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THE

LIFE OF PARNELL.

BY DR. JOHNSON.

The life of doctor Parnell is a task which I should very willingly decline, since'it has been lately written by Goldsmith, a man of such variety of powers, and such felicity of performance, that he always seemed to do best that which he was doing; a man who had the art of being minute without tediousness, and general without confusion; whose language was copious without exuberance, exact without constraint, and easy without weakness.

What such an author has told, who would tell again? I have made an abstract from his larger narrative; and have this gratification from my attempt, that it gives me an opportunity of paying due tribute to the memory of Goldsmith.

Το γαρ γέρας έςι θανόντων

THOMAS PARNELL was the son of a commonwealthsman of the same name, who, at the Restoration, left Congleton in Cheshire, where the family had been established for several centuries, and, settling in Ireland, purchased an estate, which, with his lands in Cheshire, descended to the poet, who was born at Dublin in 1679; and, after the usual education at a grammar-school, was, at the age of thirteen, admitted into the college, where, in 1700, he became master of arts; and was the same year ordained a deacon, though under the canonical age, by a dispensation from the bishop of Derry.

About three years afterwards he was made a priest; and in 1705 Dr. Ashe, the bishop of Clogher, conferred upon him the archdeaconry of Clogher. About the same year he married Mrs. Anne Minchin, an amiable lady, by whom he had two sons, who died young, and a daughter who long survived hiin.

At the ejection of the Whigs, in the end of queen Anne's reign, Parnell was persuaded to change his party, not without much censure from those whom he forsook, and was received by the new ministry as a valuable reinforcement. When the earl of Oxford was told that Dr. Parpell waited among the crowd in the outer room, he went, by the

persuasion of Swift, with his treasurer's staff in his hand, to inquire for him, and to bid him welcome ; and, as may be inferred from Pope's dedication, admitted him as a favourite companion to his convivial hours, but, as it seems often to have happened in those times to the favourites of the great, without attention to his fortune, which, however, was in no great need of improvement.

Parnell, who did not want ambition or vanity, was desirous to make himself conspicuous, and to show how worthy he was of high preferment. As he thought himself qualified to become a popular preacher, he displayed bis elocution with great success in the pulpits of London; but the queen's death putting an end to his expectations, abated bis diligence; and Pope represents him as falling from that time into intemperance of wine. That in his latter life he was too much a lover of the bottle, is not denied; but I have heard it imputed to a cause more likely to obtain forgiveness from mankind, the untimely death of a darling son; or, as others tell, the loss of his wife, who died (1712) in the midst of his expectations.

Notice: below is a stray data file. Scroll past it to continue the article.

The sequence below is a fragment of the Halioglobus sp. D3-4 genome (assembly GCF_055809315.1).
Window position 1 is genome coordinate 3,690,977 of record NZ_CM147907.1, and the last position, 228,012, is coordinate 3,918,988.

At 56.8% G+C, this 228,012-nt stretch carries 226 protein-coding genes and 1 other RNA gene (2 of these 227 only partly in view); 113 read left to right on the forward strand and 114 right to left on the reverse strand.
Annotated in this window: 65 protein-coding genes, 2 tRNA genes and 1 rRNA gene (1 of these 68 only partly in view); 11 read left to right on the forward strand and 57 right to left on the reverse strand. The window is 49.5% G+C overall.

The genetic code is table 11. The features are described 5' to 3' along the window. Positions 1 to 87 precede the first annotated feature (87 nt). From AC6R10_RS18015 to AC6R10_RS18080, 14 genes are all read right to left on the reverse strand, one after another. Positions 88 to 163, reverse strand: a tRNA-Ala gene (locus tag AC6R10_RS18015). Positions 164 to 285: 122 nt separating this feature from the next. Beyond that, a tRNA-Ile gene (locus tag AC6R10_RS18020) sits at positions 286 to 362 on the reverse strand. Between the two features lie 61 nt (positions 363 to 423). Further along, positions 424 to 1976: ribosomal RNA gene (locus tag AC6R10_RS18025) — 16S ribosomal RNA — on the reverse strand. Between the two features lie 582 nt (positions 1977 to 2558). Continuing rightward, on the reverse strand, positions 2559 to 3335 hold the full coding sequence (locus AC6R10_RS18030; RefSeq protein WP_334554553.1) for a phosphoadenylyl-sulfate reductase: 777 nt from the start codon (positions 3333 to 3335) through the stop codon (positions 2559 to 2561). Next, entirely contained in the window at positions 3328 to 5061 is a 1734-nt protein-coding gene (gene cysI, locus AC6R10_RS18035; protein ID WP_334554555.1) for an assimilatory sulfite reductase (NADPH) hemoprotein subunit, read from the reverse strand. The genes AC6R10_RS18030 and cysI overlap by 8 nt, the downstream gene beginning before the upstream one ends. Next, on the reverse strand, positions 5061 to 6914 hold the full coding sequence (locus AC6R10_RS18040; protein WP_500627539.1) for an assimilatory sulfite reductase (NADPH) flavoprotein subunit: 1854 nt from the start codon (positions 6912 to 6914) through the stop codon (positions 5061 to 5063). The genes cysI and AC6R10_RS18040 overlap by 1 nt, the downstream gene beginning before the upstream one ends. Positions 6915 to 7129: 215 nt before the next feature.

He was now to derive every future addition to his preferments from his personal interest with his private friends, and he was not long unregarded. He was warmly recommended by Swift to archbishop King, who gave him a prebend in 1713; and in May 1716 presented him to the vicarage of Finglass, in the diocese of Dublin, worth four hundred pounds a year. Such notice from such a man inclines me to believe, that the vice of which he has been accused was not gross, or not notorious.

But his prosperity did not last long. His end, whatever was its cause, was now approaching. He enjoyed his preferment little more than a year; for in July 1717, in luis thirty-eighth year, he died at Chester on his way to Ireland.

He seems to have been one of those poets who take delight in writing. He contributed to the papers of that time, and probably published more than he owned. He left many compositions behind him, of which Pope selected those which he thought best, and dedicated them to the earl of Oxford. Of these Goldsmith has given an opinion, and his criticism it is seldom safe to contradict. He bestows just praise upon The Rise of Woman, The Fairy Tale, and the Pervigilium Veneris; but has very properly remarked, that in The Battle of Mice and Frogs the Greek names have not in English their original effect.

He tells us, that The Book Worm is borrowed from Beza; but he should have added with modern applications; and, when he discovers that Gay Bacchus is trauslated from Augurellus, he ought to have remarked, that the latter part is purely Parnell's. Another poem, When Spring comes on, is, he says, taken from the French, I would add, that the description of Barreness, in his verses to Pope, was borrowed from Secundus; but Jately searching for the passage, which I had formerly read, I could not find it. The Night-piece on Death is indirectly preferred by Goldsmith to Gray's Church-yard; but, in my opinion, Gray has the advantage of dignity, variety, and originality of sentiment. He observes, that the story of the Hermit is in More's Dialogues and Howell's Letters, and supposes it to have been originally Arabian.

Goldsmith has not taken any notice of the Elegy to the old Beauty, which is, perhaps, the meanest ; nor of the Allegory on Man, the happiest of Parnell's performances. The hint of the Hymą to Contentment I suspect to have been borrowed from Cleiveland.

The general character of Parnell is not great extent of comprehension, or fertility of mind. Of the little that appears still less is his own. His praise must be derived from

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